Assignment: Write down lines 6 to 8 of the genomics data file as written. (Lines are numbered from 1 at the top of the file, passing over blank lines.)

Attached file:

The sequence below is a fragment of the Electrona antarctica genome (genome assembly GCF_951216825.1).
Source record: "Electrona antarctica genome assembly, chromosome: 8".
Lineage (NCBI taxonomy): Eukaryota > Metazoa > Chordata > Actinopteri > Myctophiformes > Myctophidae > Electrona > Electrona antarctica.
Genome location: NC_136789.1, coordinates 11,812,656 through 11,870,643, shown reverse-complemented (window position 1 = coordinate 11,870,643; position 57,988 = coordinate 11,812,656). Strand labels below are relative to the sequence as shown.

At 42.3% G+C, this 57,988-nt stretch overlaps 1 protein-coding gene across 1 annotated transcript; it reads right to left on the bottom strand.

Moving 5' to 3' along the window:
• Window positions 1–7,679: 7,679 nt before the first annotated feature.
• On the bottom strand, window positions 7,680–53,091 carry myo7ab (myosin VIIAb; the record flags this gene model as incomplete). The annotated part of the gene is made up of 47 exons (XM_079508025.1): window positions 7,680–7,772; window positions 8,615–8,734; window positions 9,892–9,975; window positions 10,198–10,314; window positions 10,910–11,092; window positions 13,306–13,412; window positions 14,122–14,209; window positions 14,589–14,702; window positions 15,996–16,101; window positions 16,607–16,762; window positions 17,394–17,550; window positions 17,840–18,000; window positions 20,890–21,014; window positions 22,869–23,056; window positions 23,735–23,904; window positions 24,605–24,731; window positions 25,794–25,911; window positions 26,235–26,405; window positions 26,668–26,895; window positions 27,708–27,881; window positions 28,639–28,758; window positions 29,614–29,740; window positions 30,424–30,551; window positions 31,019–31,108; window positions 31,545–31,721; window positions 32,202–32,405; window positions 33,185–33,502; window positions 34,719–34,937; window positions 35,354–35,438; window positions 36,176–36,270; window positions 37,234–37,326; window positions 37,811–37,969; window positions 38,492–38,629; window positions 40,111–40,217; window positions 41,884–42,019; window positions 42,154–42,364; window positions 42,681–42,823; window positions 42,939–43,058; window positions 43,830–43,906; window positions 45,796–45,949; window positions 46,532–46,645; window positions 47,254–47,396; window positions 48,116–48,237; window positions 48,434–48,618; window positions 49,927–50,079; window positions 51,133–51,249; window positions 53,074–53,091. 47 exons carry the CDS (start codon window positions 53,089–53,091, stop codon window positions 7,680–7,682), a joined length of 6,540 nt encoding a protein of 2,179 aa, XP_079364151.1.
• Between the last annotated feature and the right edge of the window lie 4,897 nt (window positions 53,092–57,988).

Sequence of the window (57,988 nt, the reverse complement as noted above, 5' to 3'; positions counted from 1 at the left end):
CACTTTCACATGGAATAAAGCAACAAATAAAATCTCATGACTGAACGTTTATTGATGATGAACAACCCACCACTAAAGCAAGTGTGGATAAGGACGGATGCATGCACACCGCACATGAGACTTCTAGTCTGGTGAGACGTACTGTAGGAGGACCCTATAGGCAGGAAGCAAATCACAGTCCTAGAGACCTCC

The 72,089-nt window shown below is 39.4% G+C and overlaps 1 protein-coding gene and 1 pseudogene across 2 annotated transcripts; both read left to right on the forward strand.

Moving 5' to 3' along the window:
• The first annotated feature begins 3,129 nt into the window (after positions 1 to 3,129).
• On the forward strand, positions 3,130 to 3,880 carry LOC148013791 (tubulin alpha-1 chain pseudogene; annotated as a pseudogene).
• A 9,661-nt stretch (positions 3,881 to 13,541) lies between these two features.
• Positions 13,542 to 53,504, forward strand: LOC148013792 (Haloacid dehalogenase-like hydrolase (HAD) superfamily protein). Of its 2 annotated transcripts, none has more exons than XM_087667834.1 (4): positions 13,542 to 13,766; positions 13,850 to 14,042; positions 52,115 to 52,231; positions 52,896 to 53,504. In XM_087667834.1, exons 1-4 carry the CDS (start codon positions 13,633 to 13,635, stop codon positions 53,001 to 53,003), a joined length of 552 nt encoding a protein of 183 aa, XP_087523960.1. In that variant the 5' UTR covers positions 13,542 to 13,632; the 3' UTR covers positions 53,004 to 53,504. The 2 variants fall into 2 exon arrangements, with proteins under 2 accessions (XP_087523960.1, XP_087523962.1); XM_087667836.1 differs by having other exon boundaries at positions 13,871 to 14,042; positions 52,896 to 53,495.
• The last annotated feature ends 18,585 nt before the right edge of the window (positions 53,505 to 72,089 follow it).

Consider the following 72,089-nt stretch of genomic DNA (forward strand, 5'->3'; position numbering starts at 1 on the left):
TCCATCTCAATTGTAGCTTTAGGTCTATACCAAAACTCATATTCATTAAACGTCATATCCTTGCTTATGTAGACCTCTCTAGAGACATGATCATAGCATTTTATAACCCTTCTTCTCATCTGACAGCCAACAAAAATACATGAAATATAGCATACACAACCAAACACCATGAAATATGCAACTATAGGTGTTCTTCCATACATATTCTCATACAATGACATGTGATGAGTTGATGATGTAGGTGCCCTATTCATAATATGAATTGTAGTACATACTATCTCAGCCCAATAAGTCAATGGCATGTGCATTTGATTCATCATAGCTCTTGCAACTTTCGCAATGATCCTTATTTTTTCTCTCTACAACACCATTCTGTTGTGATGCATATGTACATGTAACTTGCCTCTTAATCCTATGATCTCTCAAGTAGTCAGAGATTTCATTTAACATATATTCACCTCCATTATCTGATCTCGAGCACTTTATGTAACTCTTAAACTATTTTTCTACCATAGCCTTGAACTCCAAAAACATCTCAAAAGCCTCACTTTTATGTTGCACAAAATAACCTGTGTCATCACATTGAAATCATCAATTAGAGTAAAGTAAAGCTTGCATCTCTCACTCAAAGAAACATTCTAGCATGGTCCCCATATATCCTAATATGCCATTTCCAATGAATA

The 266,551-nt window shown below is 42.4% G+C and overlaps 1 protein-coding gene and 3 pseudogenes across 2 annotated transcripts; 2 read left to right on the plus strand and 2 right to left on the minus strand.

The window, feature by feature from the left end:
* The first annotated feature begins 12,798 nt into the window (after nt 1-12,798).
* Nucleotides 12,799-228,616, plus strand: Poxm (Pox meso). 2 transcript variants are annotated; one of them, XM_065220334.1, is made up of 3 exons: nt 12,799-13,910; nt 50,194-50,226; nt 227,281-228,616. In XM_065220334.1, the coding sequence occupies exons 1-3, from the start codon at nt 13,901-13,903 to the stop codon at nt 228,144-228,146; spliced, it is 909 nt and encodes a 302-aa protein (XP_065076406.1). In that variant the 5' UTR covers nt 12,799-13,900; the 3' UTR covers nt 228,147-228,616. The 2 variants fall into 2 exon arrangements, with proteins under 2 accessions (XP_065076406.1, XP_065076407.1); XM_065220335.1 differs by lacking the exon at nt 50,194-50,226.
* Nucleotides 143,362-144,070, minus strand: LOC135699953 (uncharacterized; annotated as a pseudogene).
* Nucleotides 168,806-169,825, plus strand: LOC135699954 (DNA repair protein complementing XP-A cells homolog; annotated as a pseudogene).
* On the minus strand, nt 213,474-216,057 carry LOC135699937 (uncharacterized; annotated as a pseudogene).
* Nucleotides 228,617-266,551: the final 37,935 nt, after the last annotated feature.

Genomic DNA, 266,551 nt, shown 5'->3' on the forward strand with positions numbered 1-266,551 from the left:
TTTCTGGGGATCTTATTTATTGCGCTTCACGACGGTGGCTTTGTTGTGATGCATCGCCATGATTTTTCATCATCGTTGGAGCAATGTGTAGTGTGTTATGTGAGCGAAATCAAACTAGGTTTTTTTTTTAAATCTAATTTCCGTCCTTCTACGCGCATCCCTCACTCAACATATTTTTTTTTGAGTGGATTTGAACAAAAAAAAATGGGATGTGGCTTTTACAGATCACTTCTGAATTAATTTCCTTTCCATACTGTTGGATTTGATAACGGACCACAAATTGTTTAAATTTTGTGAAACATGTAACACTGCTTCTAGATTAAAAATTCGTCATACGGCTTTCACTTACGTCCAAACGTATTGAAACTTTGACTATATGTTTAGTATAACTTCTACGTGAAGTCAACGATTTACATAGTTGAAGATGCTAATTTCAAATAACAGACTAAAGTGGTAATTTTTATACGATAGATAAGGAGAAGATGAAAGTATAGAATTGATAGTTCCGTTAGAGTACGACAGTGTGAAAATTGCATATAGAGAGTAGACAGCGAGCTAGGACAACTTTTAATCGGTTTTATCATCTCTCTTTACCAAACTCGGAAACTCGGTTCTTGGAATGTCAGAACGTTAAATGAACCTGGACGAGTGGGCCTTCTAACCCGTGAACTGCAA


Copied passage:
Moving 5' to 3' along the window:
• Window positions 1–7,679: 7,679 nt before the first annotated feature.
• On the bottom strand, window positions 7,680–53,091 carry myo7ab (myosin VIIAb; the record flags this gene model as incomplete). The annotated part of the gene is made up of 47 exons (XM_079508025.1): window positions 7,680–7,772; window positions 8,615–8,734; window positions 9,892–9,975; window positions 10,198–10,314; window positions 10,910–11,092; window positions 13,306–13,412; window positions 14,122–14,209; window positions 14,589–14,702; window positions 15,996–16,101; window positions 16,607–16,762; window positions 17,394–17,550; window positions 17,840–18,000; window positions 20,890–21,014; window positions 22,869–23,056; window positions 23,735–23,904; window positions 24,605–24,731; window positions 25,794–25,911; window positions 26,235–26,405; window positions 26,668–26,895; window positions 27,708–27,881; window positions 28,639–28,758; window positions 29,614–29,740; window positions 30,424–30,551; window positions 31,019–31,108; window positions 31,545–31,721; window positions 32,202–32,405; window positions 33,185–33,502; window positions 34,719–34,937; window positions 35,354–35,438; window positions 36,176–36,270; window positions 37,234–37,326; window positions 37,811–37,969; window positions 38,492–38,629; window positions 40,111–40,217; window positions 41,884–42,019; window positions 42,154–42,364; window positions 42,681–42,823; window positions 42,939–43,058; window positions 43,830–43,906; window positions 45,796–45,949; window positions 46,532–46,645; window positions 47,254–47,396; window positions 48,116–48,237; window positions 48,434–48,618; window positions 49,927–50,079; window positions 51,133–51,249; window positions 53,074–53,091. 47 exons carry the CDS (start codon window positions 53,089–53,091, stop codon window positions 7,680–7,682), a joined length of 6,540 nt encoding a protein of 2,179 aa, XP_079364151.1.